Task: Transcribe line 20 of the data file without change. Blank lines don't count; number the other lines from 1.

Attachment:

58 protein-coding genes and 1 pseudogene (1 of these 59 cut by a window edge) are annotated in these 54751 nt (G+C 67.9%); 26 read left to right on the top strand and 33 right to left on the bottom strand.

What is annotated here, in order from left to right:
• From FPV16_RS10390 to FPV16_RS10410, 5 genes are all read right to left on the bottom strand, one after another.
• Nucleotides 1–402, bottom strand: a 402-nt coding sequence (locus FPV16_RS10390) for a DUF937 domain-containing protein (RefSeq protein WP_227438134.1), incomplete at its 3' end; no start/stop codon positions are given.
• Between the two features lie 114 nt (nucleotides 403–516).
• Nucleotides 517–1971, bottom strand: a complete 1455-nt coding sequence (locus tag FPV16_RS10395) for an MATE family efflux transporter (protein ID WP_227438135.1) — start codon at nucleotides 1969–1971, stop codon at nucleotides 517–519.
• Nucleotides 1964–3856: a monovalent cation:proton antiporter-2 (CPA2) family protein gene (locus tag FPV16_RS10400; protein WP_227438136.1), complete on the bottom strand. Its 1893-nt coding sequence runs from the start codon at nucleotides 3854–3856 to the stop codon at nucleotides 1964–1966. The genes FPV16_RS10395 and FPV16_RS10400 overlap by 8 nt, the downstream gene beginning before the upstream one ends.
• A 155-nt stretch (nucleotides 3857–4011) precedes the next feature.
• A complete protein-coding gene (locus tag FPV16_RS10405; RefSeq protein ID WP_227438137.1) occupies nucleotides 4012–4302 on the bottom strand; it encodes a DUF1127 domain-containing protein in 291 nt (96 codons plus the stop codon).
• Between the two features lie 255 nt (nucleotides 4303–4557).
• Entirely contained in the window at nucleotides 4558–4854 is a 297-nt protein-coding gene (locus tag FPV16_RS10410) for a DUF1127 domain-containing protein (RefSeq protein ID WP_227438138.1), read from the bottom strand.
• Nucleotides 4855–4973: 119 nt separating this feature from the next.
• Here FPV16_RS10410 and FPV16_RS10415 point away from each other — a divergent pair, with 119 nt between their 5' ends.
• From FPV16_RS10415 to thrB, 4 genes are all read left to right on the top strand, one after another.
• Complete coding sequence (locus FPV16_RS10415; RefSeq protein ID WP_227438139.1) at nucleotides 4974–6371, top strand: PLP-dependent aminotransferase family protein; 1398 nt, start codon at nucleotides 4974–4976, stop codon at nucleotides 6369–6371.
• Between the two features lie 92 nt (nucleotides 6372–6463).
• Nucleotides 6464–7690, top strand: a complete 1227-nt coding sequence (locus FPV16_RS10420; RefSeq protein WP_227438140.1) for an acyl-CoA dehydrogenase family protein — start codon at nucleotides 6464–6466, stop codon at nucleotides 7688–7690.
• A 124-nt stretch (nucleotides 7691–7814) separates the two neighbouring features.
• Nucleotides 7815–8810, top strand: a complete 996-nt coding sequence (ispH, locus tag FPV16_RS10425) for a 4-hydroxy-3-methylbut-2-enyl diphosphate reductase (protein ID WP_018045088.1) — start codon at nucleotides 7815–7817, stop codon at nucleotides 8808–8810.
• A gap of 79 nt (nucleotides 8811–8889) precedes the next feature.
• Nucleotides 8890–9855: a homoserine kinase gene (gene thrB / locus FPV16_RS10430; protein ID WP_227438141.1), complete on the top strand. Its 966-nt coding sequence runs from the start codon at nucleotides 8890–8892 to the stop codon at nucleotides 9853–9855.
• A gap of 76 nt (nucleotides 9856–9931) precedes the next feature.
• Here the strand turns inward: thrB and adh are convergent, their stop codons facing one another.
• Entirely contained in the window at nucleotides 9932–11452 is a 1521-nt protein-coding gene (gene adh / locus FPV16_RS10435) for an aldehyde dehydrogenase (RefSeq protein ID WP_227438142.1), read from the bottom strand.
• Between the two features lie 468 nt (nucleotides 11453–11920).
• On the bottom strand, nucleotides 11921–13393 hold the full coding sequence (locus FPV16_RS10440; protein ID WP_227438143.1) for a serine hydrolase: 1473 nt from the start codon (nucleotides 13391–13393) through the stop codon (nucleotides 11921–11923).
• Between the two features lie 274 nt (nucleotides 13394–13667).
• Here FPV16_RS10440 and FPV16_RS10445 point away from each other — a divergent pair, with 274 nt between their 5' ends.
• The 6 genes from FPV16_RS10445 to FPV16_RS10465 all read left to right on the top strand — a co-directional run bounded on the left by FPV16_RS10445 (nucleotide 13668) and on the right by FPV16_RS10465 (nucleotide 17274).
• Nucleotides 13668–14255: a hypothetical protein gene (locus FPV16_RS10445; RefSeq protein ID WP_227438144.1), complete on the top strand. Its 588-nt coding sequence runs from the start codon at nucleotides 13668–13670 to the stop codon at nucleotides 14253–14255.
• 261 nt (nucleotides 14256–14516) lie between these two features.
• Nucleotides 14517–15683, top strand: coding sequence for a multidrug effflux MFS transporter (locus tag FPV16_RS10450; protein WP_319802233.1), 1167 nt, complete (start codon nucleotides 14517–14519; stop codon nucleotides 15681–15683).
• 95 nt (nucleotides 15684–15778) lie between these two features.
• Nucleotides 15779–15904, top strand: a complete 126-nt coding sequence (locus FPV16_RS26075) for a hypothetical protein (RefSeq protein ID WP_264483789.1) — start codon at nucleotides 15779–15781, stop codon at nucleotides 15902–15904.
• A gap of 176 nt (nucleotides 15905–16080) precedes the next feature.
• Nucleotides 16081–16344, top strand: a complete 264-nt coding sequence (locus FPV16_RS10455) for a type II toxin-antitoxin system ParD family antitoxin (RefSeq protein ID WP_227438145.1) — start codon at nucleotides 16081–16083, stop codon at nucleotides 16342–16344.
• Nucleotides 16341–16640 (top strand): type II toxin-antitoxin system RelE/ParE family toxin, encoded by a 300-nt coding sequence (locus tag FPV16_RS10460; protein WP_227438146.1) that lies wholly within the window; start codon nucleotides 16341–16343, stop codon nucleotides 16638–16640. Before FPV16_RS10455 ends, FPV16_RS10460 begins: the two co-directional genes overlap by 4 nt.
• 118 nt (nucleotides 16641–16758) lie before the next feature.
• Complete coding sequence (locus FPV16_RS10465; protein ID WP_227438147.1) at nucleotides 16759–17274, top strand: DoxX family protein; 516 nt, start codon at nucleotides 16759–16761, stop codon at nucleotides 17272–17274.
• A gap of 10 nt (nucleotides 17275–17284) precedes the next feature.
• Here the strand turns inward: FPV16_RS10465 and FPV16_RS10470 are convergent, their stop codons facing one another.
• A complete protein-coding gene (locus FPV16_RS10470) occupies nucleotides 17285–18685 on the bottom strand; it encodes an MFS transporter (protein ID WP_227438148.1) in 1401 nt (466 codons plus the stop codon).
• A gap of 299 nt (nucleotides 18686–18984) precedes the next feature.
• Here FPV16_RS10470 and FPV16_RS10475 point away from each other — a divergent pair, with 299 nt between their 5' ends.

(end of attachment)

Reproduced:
• A gap of 79 nt (nucleotides 8811–8889) precedes the next feature.